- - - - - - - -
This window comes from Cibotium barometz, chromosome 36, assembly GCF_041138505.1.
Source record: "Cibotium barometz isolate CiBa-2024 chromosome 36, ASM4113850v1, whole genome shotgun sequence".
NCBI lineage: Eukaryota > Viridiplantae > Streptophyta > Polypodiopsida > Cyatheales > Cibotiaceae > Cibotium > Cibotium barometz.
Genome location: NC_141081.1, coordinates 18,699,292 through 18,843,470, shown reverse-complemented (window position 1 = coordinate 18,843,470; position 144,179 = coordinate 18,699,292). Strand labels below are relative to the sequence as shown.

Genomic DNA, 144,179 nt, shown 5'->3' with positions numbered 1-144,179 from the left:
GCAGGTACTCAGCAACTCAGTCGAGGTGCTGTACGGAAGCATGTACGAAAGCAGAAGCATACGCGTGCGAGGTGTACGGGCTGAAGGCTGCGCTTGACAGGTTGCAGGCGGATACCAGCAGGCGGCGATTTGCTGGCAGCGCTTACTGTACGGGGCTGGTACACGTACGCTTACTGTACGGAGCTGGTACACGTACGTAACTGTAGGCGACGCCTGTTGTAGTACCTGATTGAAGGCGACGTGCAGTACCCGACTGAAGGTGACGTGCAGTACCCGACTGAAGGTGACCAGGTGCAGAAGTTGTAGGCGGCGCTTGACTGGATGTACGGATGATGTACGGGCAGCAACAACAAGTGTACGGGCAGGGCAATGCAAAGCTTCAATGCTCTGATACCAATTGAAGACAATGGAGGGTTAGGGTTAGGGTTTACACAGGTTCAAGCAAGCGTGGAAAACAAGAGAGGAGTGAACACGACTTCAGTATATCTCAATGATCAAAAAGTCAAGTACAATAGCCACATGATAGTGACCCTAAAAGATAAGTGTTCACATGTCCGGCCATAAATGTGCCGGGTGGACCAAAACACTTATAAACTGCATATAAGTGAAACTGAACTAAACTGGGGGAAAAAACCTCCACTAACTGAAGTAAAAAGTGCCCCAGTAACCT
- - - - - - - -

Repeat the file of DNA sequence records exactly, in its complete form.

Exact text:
This window comes from Cibotium barometz, chromosome 36, assembly GCF_041138505.1.
Source record: "Cibotium barometz isolate CiBa-2024 chromosome 36, ASM4113850v1, whole genome shotgun sequence".
NCBI lineage: Eukaryota > Viridiplantae > Streptophyta > Polypodiopsida > Cyatheales > Cibotiaceae > Cibotium > Cibotium barometz.
Genome location: NC_141081.1, coordinates 18,699,292 through 18,843,470, shown reverse-complemented (window position 1 = coordinate 18,843,470; position 144,179 = coordinate 18,699,292). Strand labels below are relative to the sequence as shown.

Genomic DNA, 144,179 nt, shown 5'->3' with positions numbered 1-144,179 from the left:
GCAGGTACTCAGCAACTCAGTCGAGGTGCTGTACGGAAGCATGTACGAAAGCAGAAGCATACGCGTGCGAGGTGTACGGGCTGAAGGCTGCGCTTGACAGGTTGCAGGCGGATACCAGCAGGCGGCGATTTGCTGGCAGCGCTTACTGTACGGGGCTGGTACACGTACGCTTACTGTACGGAGCTGGTACACGTACGTAACTGTAGGCGACGCCTGTTGTAGTACCTGATTGAAGGCGACGTGCAGTACCCGACTGAAGGTGACGTGCAGTACCCGACTGAAGGTGACCAGGTGCAGAAGTTGTAGGCGGCGCTTGACTGGATGTACGGATGATGTACGGGCAGCAACAACAAGTGTACGGGCAGGGCAATGCAAAGCTTCAATGCTCTGATACCAATTGAAGACAATGGAGGGTTAGGGTTAGGGTTTACACAGGTTCAAGCAAGCGTGGAAAACAAGAGAGGAGTGAACACGACTTCAGTATATCTCAATGATCAAAAAGTCAAGTACAATAGCCACATGATAGTGACCCTAAAAGATAAGTGTTCACATGTCCGGCCATAAATGTGCCGGGTGGACCAAAACACTTATAAACTGCATATAAGTGAAACTGAACTAAACTGGGGGAAAAAACCTCCACTAACTGAAGTAAAAAGTGCCCCAGTAACCT